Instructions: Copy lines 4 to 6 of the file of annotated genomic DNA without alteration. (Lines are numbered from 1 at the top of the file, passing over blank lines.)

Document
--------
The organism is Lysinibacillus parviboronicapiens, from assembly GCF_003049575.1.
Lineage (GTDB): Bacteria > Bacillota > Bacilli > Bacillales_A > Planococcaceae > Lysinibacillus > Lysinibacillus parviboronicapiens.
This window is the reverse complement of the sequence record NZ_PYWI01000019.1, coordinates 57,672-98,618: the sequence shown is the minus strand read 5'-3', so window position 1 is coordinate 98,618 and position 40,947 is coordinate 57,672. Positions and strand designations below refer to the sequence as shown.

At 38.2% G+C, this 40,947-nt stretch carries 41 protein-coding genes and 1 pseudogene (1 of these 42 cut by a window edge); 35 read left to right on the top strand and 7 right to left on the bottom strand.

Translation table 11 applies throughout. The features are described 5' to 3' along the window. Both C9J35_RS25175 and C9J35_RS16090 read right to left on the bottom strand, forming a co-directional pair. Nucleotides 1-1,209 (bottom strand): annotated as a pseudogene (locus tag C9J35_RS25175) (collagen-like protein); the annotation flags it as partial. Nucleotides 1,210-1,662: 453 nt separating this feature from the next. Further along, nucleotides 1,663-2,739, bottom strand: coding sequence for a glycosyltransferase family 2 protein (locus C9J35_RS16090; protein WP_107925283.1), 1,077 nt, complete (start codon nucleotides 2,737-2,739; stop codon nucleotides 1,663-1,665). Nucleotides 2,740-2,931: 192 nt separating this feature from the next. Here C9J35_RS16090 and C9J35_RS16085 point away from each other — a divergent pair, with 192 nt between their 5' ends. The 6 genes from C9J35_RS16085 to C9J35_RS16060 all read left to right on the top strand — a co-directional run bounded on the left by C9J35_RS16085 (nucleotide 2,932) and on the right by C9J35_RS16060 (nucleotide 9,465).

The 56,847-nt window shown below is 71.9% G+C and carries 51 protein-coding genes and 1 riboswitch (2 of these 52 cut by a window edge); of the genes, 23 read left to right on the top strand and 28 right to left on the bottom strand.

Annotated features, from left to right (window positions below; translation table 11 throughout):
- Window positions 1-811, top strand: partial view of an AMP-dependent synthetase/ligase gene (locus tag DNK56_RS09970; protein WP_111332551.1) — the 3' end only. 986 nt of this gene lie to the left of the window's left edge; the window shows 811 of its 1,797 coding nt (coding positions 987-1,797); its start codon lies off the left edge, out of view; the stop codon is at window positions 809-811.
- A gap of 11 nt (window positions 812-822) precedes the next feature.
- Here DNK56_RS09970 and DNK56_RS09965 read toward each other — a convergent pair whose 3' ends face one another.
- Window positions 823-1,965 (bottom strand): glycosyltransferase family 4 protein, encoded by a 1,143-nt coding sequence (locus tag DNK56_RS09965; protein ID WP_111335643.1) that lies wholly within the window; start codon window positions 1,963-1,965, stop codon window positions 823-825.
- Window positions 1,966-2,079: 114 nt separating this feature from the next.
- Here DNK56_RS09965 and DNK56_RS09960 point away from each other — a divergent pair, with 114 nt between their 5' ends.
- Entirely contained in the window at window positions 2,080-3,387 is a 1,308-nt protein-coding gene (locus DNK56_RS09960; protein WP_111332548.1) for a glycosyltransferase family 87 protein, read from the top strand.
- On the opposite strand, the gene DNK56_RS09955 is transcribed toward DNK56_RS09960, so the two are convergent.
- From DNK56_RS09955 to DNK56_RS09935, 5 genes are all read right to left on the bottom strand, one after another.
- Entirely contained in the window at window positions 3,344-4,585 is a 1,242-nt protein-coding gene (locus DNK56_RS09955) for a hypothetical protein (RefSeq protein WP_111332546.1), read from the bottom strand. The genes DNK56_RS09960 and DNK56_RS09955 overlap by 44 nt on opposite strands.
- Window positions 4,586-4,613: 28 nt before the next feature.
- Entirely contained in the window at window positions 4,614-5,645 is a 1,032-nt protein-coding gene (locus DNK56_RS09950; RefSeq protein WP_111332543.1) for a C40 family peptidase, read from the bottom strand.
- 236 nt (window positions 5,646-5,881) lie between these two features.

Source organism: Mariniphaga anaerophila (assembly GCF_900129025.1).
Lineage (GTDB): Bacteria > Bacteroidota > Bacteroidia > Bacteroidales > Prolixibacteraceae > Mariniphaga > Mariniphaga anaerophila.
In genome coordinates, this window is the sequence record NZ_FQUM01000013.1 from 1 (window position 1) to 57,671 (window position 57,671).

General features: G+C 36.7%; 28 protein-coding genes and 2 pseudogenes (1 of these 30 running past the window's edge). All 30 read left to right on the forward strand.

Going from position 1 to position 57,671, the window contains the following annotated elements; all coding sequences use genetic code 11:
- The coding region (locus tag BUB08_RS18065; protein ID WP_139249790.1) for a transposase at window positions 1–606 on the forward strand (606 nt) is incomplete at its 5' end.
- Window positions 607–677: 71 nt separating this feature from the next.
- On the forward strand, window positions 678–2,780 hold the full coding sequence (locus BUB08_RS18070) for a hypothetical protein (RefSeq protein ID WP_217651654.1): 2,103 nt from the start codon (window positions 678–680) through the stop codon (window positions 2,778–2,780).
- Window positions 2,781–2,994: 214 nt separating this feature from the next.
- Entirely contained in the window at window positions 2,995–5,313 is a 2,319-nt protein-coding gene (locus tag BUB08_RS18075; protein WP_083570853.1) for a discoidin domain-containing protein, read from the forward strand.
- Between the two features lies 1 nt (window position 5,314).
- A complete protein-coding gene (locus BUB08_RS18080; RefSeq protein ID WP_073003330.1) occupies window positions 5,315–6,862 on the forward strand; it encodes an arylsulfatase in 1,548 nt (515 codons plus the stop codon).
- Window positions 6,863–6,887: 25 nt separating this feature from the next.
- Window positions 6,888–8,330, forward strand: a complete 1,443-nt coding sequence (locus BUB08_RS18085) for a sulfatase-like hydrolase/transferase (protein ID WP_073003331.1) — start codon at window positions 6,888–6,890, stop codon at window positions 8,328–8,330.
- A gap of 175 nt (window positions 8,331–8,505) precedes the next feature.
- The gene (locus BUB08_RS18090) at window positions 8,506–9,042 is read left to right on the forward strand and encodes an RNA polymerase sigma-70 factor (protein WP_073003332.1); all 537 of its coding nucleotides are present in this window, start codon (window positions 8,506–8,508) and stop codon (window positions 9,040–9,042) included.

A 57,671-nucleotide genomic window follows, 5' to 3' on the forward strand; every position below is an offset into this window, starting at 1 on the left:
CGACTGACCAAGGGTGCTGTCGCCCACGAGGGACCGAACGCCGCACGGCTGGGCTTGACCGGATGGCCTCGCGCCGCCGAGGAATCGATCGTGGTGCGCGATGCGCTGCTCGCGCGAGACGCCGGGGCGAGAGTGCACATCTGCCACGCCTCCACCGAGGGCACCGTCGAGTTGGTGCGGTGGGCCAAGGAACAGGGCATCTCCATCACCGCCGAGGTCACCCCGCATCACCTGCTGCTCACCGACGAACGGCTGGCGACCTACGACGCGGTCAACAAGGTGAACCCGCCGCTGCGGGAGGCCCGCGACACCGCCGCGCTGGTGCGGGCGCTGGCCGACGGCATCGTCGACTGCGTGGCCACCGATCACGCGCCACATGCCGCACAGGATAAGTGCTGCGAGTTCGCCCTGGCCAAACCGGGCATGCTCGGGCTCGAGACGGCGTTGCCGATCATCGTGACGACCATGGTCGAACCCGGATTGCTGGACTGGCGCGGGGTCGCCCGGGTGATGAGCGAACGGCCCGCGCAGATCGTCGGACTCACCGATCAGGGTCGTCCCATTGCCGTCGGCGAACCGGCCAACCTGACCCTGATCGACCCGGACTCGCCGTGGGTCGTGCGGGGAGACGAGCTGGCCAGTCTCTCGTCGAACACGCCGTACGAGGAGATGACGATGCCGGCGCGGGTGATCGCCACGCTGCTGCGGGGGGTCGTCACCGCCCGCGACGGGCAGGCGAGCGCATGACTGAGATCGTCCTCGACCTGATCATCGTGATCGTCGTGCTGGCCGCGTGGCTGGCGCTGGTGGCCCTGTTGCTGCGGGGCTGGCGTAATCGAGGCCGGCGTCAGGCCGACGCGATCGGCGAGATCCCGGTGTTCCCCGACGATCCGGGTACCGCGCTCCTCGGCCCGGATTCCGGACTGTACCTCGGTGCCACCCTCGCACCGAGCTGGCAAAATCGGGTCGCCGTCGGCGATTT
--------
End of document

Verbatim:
At 38.2% G+C, this 40,947-nt stretch carries 41 protein-coding genes and 1 pseudogene (1 of these 42 cut by a window edge); 35 read left to right on the top strand and 7 right to left on the bottom strand.

Translation table 11 applies throughout. The features are described 5' to 3' along the window. Both C9J35_RS25175 and C9J35_RS16090 read right to left on the bottom strand, forming a co-directional pair. Nucleotides 1-1,209 (bottom strand): annotated as a pseudogene (locus tag C9J35_RS25175) (collagen-like protein); the annotation flags it as partial. Nucleotides 1,210-1,662: 453 nt separating this feature from the next. Further along, nucleotides 1,663-2,739, bottom strand: coding sequence for a glycosyltransferase family 2 protein (locus C9J35_RS16090; protein WP_107925283.1), 1,077 nt, complete (start codon nucleotides 2,737-2,739; stop codon nucleotides 1,663-1,665). Nucleotides 2,740-2,931: 192 nt separating this feature from the next. Here C9J35_RS16090 and C9J35_RS16085 point away from each other — a divergent pair, with 192 nt between their 5' ends. The 6 genes from C9J35_RS16085 to C9J35_RS16060 all read left to right on the top strand — a co-directional run bounded on the left by C9J35_RS16085 (nucleotide 2,932) and on the right by C9J35_RS16060 (nucleotide 9,465).

The 56,847-nt window shown below is 71.9% G+C and carries 51 protein-coding genes and 1 riboswitch (2 of these 52 cut by a window edge); of the genes, 23 read left to right on the top strand and 28 right to left on the bottom strand.